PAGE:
At the White House, organized labor's clout is still palpable. The president is indebted to union leaders for their lavish support for his campaign with money (hundreds of millions) and personnel (tens of thousands). And labor trumps Larry Summers. Too bad. On unions and unemployment, Summers knows best.



List of backup or "mirror" sites here or here -- for readers in China or for everyone when blogspot is "down" or failing to update. Email me here (Hotmail address). My Home Pages are here or here or here


The Big Lie of the late 20th century was that Nazism was Rightist. It was in fact typical of the Leftism of its day. It was only to the Right of Stalin's Communism. The very word "Nazi" is a German abbreviation for "National Socialist" (Nationalsozialist) and the full name of Hitler's political party (translated) was "The National Socialist German Workers' Party" (In German: Nationalsozialistische Deutsche Arbeiterpartei)


Tuesday, February 24, 2009

A Nation of Cowards?

I excerpt below an article from the NYT by a black writer in response to the much criticized speech by Attorney General Holder. The article is generally reasonable but I nonetheless add some comments at the foot of the excerpt
"Then came Attorney General Eric Holder's scathing comments about America being "a nation of cowards" because we don't have "frank" conversations about race. That got a lot of attention. I take exception to Holder's language, but not his line of reasoning. Calling people cowards is counterproductive. It turns the conversation into a confrontation - moving it beyond the breach of true dialogue and the pale of real understanding. That said, frank conversations are always welcomed. But, before we start, it might be helpful to have a better understanding of the breadth and nature of racial bias.

According to an ABC News/Washington Post poll released last month, twice as many blacks as whites thought racism was a big problem in this country, while twice as many whites as blacks thought that blacks had achieved racial equality...

What explains this wide discrepancy? One factor could be that most whites harbor a hidden racial bias that many are unaware of and don't consciously agree with. Project Implicit, a virtual laboratory maintained by Harvard, the University of Washington and the University of Virginia, has administered hundreds of thousands of online tests designed to detect hidden racial biases. In tests taken from 2000 to 2006, they found that three-quarters of whites have an implicit pro-white/anti-black bias. (Blacks showed racial biases, too, but unlike whites, they split about evenly between pro-black and pro-white. And, blacks were the most likely of all races to exhibit no bias at all.) In addition, a 2006 study by Harvard researchers published in the journal Psychological Science used these tests to show how this implicit bias is present in white children as young as 6 years old, and how it stays constant into adulthood.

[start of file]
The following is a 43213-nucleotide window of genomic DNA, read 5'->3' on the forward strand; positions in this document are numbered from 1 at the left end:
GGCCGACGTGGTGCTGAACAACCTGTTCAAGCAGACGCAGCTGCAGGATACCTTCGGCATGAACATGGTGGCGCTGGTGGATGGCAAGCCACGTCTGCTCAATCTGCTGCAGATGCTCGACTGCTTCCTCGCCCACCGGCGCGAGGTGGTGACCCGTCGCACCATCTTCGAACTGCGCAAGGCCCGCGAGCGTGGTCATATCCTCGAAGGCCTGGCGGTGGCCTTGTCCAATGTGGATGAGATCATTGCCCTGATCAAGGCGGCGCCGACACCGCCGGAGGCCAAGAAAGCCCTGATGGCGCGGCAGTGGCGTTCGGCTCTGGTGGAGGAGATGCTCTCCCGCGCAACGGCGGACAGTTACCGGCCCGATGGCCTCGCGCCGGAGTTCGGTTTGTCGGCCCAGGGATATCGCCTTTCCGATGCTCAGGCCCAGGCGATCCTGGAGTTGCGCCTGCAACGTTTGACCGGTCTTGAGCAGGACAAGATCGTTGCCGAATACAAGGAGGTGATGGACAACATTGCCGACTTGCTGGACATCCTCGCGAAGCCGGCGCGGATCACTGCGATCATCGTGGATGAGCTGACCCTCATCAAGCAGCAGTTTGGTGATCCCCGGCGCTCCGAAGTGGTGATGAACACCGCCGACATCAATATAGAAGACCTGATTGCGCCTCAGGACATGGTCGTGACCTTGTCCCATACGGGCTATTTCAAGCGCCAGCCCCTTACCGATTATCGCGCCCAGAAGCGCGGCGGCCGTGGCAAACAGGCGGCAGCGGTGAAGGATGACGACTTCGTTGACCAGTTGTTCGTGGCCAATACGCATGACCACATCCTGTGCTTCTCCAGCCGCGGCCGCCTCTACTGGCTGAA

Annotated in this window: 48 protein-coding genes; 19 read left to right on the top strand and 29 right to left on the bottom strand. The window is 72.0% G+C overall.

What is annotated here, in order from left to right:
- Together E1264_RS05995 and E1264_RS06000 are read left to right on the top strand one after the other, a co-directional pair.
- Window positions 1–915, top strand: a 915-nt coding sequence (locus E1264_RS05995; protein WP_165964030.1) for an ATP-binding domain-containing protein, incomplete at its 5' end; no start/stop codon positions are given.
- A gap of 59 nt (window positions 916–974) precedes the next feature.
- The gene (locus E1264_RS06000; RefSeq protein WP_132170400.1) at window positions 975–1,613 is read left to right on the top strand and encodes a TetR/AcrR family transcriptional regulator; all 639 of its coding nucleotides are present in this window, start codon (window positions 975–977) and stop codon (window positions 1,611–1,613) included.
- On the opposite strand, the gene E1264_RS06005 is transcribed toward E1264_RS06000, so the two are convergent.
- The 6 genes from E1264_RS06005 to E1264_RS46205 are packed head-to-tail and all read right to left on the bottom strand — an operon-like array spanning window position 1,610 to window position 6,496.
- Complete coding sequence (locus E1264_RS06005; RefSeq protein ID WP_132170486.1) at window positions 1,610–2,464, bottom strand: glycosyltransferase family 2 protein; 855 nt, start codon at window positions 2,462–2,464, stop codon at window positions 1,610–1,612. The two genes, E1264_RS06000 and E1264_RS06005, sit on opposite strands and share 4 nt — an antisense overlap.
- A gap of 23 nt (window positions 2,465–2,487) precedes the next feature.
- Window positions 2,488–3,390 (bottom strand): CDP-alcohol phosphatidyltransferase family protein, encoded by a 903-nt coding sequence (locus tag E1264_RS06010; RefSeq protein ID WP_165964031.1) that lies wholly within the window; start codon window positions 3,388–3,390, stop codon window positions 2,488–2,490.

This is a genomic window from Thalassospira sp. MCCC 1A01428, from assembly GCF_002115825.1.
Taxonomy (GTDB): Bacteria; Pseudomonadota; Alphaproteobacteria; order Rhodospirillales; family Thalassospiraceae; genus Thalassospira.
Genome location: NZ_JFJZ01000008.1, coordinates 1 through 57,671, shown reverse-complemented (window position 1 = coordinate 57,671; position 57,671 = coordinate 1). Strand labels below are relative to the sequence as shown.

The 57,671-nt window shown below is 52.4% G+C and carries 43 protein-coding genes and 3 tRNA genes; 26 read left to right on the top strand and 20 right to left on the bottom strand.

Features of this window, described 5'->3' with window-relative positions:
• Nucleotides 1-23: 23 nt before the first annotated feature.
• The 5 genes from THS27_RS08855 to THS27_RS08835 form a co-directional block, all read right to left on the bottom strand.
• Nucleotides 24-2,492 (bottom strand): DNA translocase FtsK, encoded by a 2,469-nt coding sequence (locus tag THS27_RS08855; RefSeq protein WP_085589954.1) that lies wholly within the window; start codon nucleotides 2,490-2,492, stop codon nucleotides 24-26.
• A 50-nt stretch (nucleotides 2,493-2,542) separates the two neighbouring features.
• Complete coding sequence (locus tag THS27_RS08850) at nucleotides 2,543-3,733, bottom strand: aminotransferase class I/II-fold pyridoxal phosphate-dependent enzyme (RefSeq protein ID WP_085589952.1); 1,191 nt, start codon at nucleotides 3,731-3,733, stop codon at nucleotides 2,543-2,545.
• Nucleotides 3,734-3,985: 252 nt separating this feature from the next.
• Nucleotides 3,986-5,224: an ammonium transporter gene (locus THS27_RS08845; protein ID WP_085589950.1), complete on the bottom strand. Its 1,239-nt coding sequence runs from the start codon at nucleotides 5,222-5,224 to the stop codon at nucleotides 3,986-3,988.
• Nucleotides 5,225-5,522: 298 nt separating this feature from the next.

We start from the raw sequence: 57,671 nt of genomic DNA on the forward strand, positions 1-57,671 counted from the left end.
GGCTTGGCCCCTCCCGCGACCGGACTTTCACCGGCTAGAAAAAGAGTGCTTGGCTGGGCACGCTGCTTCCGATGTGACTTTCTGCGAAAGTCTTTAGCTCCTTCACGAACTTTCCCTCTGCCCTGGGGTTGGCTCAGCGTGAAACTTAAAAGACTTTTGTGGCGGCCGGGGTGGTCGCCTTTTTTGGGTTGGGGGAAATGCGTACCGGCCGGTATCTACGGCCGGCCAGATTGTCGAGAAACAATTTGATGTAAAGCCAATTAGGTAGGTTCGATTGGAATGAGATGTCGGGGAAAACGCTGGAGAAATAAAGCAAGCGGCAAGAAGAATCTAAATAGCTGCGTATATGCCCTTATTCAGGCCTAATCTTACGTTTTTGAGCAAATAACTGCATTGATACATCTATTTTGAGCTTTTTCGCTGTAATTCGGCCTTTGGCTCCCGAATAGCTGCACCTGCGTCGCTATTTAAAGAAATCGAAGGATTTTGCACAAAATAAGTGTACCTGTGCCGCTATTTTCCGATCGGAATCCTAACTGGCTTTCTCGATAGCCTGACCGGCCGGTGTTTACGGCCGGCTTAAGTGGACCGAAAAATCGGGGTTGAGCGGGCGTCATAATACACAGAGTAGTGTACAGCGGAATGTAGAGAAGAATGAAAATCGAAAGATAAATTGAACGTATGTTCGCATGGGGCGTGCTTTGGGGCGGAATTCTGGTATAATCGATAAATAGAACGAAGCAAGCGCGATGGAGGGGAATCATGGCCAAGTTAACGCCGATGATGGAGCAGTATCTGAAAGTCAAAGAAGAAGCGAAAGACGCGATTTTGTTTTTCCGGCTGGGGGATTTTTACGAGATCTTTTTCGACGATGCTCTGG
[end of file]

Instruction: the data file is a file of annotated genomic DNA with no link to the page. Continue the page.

So why do so many people have this anti-black bias? I called Brian Nosek, an associate professor in psychology at the University of Virginia and the director of Project Implicit, to find out. According to him, our brains automatically make associations based on our experiences and the information we receive, whether we consciously agree with those associations or not. He said that many egalitarian test-takers were shown to have an implicit anti-black bias, much to their chagrin. Professor Nosek took the test himself, and even he showed a pro-white/anti-black bias. Basically, our brains have a mind of their own.

Now that we know this, are we ready to talk? Maybe not yet. Talking frankly about race is still hard because it's confusing and uncomfortable. First, white people don't want to be labeled as prejudiced, so they work hard around blacks not to appear so. A study conducted by researchers at Tufts University and Harvard Business School and published in the Journal of Personality and Social Psychology found that many whites - including those as young as 10 years old - are so worried about appearing prejudiced that they act colorblind around blacks, avoiding "talking about race, or even acknowledging racial difference," even when race is germane. Interestingly, blacks thought that whites who did this were more prejudiced than those who didn't. Second, that work is exhausting. A 2007 study by researchers at Northwestern and Princeton that was published in the journal Current Directions in Psychological Science found that interracial interactions leave whites both "cognitively and emotionally" drained because they are trying not to be perceived as prejudiced.

More here

The major omission above is an assumption that perceived racism is due to actual racism. He omits to consider that blacks perceive prejudice against them because the Left, for their own political ends, are constantly TELLING blacks that whites are prejudiced against them and discriminate against them. Given the way whites work hard to avoid the appearance of racism, I would be inclined to say that the prejudice that blacks perceive is almost entirely a product, not of real experience but of believing what they are told.

Nonetheless the writer is certainly correct to say that negative thoughts and feelings about race ("hidden racial bias") do exist among both blacks and whites and he is also correct to say that such thoughts and feelings are the fruits of experience ("associations based on our experiences"). They are postjudice rather than prejudice. Even Jesse Jackson famously recognized that when he said: "There is nothing more painful to me at this stage in my life than to walk down the street and hear footsteps and start thinking about robbery -- then look around and see somebody white and feel relieved."